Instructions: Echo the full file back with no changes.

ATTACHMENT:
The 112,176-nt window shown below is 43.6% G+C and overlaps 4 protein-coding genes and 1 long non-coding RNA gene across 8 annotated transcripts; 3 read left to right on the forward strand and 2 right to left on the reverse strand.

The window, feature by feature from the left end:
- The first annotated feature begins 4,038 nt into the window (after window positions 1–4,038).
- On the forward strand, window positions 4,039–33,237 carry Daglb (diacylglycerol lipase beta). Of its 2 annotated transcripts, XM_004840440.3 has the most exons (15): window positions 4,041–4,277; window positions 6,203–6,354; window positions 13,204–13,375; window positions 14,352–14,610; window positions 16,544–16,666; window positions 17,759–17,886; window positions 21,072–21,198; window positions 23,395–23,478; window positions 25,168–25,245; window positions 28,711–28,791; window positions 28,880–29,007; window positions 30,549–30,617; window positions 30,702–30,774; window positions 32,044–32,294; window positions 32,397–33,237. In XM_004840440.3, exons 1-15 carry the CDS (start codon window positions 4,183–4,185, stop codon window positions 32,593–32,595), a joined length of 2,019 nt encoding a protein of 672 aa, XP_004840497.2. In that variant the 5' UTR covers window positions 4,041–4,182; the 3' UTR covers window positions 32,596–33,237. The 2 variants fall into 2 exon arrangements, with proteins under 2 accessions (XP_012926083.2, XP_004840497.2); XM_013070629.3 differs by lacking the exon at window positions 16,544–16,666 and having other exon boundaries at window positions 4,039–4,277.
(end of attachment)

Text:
The 112,176-nt window shown below is 43.6% G+C and overlaps 4 protein-coding genes and 1 long non-coding RNA gene across 8 annotated transcripts; 3 read left to right on the forward strand and 2 right to left on the reverse strand.

The window, feature by feature from the left end:
- The first annotated feature begins 4,038 nt into the window (after window positions 1–4,038).
- On the forward strand, window positions 4,039–33,237 carry Daglb (diacylglycerol lipase beta). Of its 2 annotated transcripts, XM_004840440.3 has the most exons (15): window positions 4,041–4,277; window positions 6,203–6,354; window positions 13,204–13,375; window positions 14,352–14,610; window positions 16,544–16,666; window positions 17,759–17,886; window positions 21,072–21,198; window positions 23,395–23,478; window positions 25,168–25,245; window positions 28,711–28,791; window positions 28,880–29,007; window positions 30,549–30,617; window positions 30,702–30,774; window positions 32,044–32,294; window positions 32,397–33,237. In XM_004840440.3, exons 1-15 carry the CDS (start codon window positions 4,183–4,185, stop codon window positions 32,593–32,595), a joined length of 2,019 nt encoding a protein of 672 aa, XP_004840497.2. In that variant the 5' UTR covers window positions 4,041–4,182; the 3' UTR covers window positions 32,596–33,237. The 2 variants fall into 2 exon arrangements, with proteins under 2 accessions (XP_012926083.2, XP_004840497.2); XM_013070629.3 differs by lacking the exon at window positions 16,544–16,666 and having other exon boundaries at window positions 4,039–4,277.